This started Nov. 3 at the Hartford Club. And make no mistake, it would end spectacularly. This started with an arranged meeting before a World Affairs Council event on Prospect Street. And the prospect of it ending in flames on Yawkey Way isn't really a prospect at all.
It's a guarantee.
Bobby Valentine? Manager of the Red Sox? They won't only be wearing pink hats at Fenway in September of 2013 or 2014. They'll be wearing pink asbestos suits.
1. Valentine is from Connecticut. 2. The chances of conflict before a crash and burn are unavoidable. From a selfish, drama-loving Connecticut columnist's point of view, I'm not 100 percent behind Bobby V. becoming Red Sox manager. I'm 1,000 percent. The storyline is juicier than a Thanksgiving Butterball.
Gene Lamont is too old. Torey Lovullo is too inexperienced. A package of the two, with Lovullo being groomed, is too safe. The Valentine situation is perfectly combustible. No, no, not in the Ozzie Guillen way. It's more nuanced than a Hothead Gone Wild. Brilliance, ego and strong wills make for a complex ballroom dance and wouldn't you know it? Bobby was once a champion ballroom dancer. I, for one, can't wait for Bobby V. and Dan Shaughnessy to do the deadline samba.
Little ends quietly in Boston. Managerial reigns end even less quietly. Grady Little left as the dumbest manager in the history of baseball for trusting Pedro. Terry Francona "resigned" as John Belushi's tour director for Delta Tau Chi.
Boston's need to eat its baseball skippers is well documented, even if the documentation at times needs to be rinsed through the hyperbole cycle. Off-day pitchers scarfing down fried chicken and beer in the clubhouse? Child's play compared to Valentine's 2002 Mets. There were accusations of at least seven players smoking dope. Keith Hernandez claimed the team quit on Valentine, although he later apologized. When the owners weren't feuding, Valentine and GM Steve Phillips battled in the media. Veterans went directly to owner Fred Wilpon to try to oust Valentine.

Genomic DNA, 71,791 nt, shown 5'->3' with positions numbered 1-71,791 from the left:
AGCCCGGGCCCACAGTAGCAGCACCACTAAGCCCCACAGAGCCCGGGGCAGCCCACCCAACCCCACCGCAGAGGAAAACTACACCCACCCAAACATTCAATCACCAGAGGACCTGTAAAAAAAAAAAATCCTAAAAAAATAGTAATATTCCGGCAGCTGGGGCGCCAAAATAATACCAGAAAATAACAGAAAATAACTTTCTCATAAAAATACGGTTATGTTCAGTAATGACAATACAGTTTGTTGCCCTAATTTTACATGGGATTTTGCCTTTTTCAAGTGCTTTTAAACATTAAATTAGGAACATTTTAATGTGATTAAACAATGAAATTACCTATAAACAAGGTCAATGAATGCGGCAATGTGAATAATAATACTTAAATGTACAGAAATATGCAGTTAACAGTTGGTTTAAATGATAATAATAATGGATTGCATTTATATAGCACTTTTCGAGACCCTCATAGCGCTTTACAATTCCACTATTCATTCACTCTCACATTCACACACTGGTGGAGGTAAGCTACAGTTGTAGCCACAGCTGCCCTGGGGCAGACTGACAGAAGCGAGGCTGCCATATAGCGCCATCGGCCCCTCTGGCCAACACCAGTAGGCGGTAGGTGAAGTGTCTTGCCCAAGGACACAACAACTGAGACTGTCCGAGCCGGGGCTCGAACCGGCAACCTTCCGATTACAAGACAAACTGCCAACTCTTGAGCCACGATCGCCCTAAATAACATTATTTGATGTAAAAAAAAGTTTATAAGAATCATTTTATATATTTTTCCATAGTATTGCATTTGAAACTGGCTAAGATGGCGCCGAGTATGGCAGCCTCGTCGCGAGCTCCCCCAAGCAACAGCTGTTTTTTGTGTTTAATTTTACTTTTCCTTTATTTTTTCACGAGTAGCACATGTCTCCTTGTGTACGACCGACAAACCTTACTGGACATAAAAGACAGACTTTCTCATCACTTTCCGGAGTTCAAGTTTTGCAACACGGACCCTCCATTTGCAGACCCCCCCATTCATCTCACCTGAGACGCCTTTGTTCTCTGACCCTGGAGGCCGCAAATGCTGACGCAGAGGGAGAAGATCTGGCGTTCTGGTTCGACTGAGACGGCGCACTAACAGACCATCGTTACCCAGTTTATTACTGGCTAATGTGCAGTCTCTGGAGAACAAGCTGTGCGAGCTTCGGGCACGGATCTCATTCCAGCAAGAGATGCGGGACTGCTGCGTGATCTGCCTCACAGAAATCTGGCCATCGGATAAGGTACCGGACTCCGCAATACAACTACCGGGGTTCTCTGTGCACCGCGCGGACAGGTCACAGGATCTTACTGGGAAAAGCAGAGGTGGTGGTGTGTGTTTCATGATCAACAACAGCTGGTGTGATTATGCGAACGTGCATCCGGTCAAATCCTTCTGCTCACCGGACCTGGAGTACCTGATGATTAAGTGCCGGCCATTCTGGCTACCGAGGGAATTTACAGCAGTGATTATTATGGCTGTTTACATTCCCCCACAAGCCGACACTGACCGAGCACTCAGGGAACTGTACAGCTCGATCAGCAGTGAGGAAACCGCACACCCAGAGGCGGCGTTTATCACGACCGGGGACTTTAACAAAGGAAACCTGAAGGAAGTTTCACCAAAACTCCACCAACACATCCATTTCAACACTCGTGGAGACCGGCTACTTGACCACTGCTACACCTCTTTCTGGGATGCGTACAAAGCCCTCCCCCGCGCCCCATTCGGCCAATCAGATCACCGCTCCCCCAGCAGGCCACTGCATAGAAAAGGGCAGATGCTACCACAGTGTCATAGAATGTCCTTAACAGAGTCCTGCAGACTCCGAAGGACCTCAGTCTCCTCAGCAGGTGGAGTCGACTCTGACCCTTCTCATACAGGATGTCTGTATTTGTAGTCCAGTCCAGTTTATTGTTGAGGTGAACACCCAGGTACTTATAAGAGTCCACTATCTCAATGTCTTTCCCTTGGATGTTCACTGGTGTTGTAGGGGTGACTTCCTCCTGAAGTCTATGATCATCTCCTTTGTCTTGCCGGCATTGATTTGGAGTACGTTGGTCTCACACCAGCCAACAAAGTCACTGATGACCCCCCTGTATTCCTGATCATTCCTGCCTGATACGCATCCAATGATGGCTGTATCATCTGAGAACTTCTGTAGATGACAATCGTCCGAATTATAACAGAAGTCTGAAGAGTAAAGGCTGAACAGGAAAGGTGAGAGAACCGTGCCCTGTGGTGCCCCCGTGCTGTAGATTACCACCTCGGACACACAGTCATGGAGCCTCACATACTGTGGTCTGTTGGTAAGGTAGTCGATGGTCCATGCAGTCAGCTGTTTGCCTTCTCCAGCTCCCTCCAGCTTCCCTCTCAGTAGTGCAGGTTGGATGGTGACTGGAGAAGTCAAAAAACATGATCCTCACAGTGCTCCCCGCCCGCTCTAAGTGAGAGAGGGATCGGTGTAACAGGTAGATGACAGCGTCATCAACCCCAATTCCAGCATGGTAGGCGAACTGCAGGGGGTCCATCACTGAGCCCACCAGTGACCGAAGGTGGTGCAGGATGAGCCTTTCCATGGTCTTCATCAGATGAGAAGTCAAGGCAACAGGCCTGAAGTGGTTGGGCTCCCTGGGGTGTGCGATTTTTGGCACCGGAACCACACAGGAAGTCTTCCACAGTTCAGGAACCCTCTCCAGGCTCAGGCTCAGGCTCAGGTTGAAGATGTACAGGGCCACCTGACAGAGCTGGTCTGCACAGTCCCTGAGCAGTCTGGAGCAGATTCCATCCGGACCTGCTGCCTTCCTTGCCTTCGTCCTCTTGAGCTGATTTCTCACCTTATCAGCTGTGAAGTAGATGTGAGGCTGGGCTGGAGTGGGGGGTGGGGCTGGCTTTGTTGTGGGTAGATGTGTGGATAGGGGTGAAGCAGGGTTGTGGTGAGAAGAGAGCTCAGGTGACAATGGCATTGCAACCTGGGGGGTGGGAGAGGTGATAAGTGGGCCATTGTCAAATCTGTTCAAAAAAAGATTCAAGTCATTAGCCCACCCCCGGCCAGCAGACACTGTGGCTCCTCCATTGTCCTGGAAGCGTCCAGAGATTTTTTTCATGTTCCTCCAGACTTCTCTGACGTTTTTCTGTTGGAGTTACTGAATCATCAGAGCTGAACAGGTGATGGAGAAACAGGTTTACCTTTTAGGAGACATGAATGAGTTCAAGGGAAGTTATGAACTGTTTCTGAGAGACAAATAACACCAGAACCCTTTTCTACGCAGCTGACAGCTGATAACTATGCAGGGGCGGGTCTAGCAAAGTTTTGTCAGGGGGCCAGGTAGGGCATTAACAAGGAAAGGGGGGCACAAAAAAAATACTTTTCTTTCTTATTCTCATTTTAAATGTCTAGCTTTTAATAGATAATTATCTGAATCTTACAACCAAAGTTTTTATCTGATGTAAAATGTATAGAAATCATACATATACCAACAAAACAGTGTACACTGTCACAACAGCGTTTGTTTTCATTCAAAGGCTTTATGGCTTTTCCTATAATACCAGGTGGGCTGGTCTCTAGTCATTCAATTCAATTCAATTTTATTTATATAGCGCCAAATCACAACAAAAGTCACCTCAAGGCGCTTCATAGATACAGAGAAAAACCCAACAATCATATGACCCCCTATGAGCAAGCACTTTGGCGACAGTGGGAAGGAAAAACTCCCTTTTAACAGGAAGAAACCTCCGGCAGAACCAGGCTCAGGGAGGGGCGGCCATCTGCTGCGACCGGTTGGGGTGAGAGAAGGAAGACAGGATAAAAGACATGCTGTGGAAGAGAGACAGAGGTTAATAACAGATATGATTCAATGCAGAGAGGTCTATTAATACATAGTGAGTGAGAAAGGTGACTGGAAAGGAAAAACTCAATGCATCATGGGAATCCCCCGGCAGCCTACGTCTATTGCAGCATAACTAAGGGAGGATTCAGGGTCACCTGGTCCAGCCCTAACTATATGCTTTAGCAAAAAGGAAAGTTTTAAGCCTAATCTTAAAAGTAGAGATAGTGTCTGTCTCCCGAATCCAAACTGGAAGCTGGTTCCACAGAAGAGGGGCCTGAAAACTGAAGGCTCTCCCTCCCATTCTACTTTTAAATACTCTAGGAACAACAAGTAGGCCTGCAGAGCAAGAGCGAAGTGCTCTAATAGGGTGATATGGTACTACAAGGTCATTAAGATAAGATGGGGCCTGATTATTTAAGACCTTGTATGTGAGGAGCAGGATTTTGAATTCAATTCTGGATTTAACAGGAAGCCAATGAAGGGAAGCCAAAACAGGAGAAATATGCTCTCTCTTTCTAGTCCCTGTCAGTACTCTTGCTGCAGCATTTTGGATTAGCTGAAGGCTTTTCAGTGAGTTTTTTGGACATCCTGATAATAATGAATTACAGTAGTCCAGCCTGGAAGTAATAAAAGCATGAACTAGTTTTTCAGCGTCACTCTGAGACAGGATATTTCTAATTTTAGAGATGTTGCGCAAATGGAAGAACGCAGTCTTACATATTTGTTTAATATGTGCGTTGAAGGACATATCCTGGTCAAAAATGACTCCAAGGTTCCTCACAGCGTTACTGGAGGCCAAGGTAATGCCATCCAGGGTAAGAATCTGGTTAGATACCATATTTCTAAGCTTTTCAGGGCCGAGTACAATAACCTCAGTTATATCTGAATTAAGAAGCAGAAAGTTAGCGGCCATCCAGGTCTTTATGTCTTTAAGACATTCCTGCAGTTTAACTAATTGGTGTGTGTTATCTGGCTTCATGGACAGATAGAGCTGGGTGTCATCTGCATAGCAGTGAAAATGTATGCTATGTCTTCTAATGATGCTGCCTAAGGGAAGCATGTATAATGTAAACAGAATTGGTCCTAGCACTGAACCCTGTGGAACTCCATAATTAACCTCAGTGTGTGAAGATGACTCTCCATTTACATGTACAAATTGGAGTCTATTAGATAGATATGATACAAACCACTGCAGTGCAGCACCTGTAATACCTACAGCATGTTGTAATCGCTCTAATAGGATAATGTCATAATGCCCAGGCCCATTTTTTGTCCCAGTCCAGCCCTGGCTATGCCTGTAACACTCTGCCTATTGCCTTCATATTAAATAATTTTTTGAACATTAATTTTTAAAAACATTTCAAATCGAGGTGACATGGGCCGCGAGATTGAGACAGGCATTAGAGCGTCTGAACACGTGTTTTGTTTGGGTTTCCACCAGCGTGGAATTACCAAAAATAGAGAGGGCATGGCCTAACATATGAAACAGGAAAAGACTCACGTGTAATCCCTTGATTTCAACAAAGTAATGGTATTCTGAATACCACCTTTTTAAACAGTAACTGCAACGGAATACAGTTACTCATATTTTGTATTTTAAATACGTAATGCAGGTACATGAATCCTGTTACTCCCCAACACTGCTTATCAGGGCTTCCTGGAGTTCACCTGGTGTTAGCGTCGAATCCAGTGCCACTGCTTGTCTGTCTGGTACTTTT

The 2010 Red Sox were the Spartans at Thermopylae compared to the 2002 Mets, a strong playoff contender in the spring and a last-place finisher in the fall. After an inspired World Series appearance in 2000 and even more inspired community work after 9/11, Bobby V. went out ugly in 2002 and hasn't been back in the major leagues.
That's not to say he isn't brilliant. He is. One only needed to stand around his Shea Stadium office or flick on ESPN the past few years to appreciate his knowledge, his creative thinking, his ability to examine different angles.
And man, he wants this job. Bad. He said so Monday after a full day of interviews with the Red Sox brass. And Wednesday on WEEI, his ESPN partner Karl Ravech went so far as to say Valentine "smelled blood." Having said all that …
If I were making the hire, I would steer clear. Not because of a fiery end, but because there's too great a chance that everyday conflicts during the interim could impede immediate success. The Red Sox are capable of winning the 2012 and 2013 World Series and the potential damage of Valentine's self-inflicted wounds must be weighed against his brilliance.
Bobby V will win the job interview. He'll win the podium. He'll win the box office. Perfectly aware he never has won a World Series title, he will be entirely focused. He will use statistical analysis, heck, he was using it three decades ago in Texas. He will challenge players. His game managing is top tier. Fans will love him this December, because he'll take their minds off September.